Bernie Sanders' campaign has published a fact sheet on how everything he proposes can be paid for. On that fact sheet we find this line in a list of items that collectively will pay for a Green New Deal:
"Reducing defense spending by $1.215 trillion by scaling back military operations on protecting the global oil supply."
Of course there is an obvious problem or mystery about this number, namely, isn't it too damn good to be true? The full cost of military spending including numerous agencies plus debt for past wars, etc., is $1.25 trillion a year. While one might like to hope that Bernie is intent on leaving the military only $0.035 trillion a year, it seems highly unlikely that he means that. It's highly unlikely that he even thinks of military spending costing $1.25 trillion a year rather than the $0.7 trillion a year or so that goes to the one agency misnamed the Department of Defense.
Elsewhere, the fact sheet uses 10-year periods to refer to certain numbers, and 10 years is the most common random period of time used by people to confuse budget figures for no apparent reason. However, Bernie's Green New Deal Plan, which has long been online, refers to "15 years" just prior to referring to cutting back military spending by an unstated amount. This makes it highly likely that 15 years is the clue to this particular obfuscation.
$1.215 trillion divided by 15 is $81 billion. And $81 billion per year is the super-conservative figure that a study estimated the U.S. spends "to protect global oil supplies." I think we can safely conclude that Sanders is proposing to take $81 billion a year out of militarism.
Of course, $81 billion falls dramatically short of the $350 billion that progressive groups have proposed moving out of militarism annually, or even the $200 billion urged by Public Citizen, or even the high range of the $60 billion to $120 billion that the CATO Institute suggests saving merely by closing foreign military bases.
On the other hand, the Sanders campaign has finally revealed a number related to moving money out of militarism, but only in relation to paying for part of a Green New Deal. It's possible to fantasize, in the absence of any information, that Sanders wants to move other bits of military spending to other human and environmental needs. Sanders has claimed he wants a "very different" military budget, dramatically reduced; he just hasn't put any approximate number on it at least not in recent years.
As Politico reported four years ago on Sanders, "In 1995, he introduced a bill to terminate America's nuclear weapons program. As late as 2002, he supported a 50 percent cut for the Pentagon. And he says corrupt defense contractors are to blame for 'massive fraud' and a 'bloated military budget.'" Those last bits are not really disputable facts, but the fact that Bernie has said them out-loud augurs danger for war profiteers.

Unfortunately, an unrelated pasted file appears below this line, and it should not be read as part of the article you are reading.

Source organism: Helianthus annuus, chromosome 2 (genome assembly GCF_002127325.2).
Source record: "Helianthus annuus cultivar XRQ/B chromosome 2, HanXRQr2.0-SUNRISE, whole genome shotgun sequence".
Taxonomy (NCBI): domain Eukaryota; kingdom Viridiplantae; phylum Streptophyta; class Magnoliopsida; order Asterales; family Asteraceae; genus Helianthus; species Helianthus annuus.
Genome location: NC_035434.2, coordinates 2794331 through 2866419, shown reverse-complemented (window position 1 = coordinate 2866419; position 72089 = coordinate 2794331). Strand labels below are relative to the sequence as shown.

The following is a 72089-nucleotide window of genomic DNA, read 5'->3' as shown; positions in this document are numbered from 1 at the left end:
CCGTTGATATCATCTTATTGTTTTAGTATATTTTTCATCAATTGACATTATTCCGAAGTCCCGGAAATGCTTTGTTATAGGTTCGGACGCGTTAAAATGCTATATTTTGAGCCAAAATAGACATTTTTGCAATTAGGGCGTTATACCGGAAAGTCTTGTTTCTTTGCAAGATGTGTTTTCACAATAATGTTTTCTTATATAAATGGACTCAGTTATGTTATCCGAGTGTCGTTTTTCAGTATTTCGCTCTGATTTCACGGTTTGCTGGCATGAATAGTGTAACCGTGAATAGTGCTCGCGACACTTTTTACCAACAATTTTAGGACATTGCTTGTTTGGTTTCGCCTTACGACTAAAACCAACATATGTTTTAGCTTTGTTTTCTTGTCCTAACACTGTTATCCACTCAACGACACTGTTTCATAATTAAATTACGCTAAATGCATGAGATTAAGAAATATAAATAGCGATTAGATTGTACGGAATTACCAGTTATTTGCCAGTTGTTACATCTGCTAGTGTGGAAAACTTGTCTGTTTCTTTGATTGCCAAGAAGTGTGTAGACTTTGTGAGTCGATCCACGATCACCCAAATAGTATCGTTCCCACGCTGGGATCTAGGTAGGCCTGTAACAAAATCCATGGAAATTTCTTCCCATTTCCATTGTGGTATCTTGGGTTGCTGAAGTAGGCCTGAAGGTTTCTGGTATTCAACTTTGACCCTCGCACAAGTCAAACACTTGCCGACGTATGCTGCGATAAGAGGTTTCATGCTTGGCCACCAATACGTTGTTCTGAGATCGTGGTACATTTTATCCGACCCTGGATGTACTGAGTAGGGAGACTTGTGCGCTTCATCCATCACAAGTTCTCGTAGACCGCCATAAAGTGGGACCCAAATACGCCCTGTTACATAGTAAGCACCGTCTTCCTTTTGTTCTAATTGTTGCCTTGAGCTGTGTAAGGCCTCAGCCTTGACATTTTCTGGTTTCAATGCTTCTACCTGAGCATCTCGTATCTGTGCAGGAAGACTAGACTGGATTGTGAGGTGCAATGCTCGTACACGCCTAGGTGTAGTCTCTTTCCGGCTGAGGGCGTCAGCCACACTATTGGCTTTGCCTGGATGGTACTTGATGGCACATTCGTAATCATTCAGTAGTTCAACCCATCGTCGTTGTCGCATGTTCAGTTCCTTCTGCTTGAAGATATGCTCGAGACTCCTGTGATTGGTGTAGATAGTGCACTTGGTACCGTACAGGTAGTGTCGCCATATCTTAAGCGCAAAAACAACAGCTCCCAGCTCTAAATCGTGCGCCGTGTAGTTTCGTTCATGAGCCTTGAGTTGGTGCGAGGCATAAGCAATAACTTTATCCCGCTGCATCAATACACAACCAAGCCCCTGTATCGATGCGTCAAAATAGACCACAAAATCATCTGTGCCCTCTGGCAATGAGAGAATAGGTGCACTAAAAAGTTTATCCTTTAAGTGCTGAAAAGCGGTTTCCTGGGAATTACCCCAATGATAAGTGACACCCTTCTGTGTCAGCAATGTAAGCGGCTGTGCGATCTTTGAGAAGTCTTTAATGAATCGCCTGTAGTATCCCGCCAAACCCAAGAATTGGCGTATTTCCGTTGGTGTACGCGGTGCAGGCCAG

The trouble is that presidents for the past couple of centuries have performed less well in office than their campaign platforms, not better. Secretly imagining that Bernie simply must want to significantly reduce militarism is highly unlikely to produce a President Sanders who works hard to reduce militarism much less a mass public movement that works hard to compel Congress to do so. Our best chance at moving money in a major way our of mass-murder and into mass-protection-of-life is to demand that Bernie Sanders take a position now. Moving money out of the military and into human and environmental needs is a hugely popular position in polls and has been for many years. The corporate media doesn't like it, but the corporate media is already all-in on trying to stop Bernie it can't get any worse. Taking a position now would be beneficial to Sanders and distinguish him from other candidates.
Let's look at how Bernie's fact sheet proposes to pay for things.
College For All > Wall Street speculation tax.
Expanding Social Security > Lifting the cap on Social Security.
Housing For All > Wealth tax on the top one-tenth of one percent.
Universal Childcare/Pre-K > Wealth tax on the top one-tenth of one percent.
Eliminating Medical Debt > Income inequality tax on large corporations that pay CEOs at least 50 times more than average workers.
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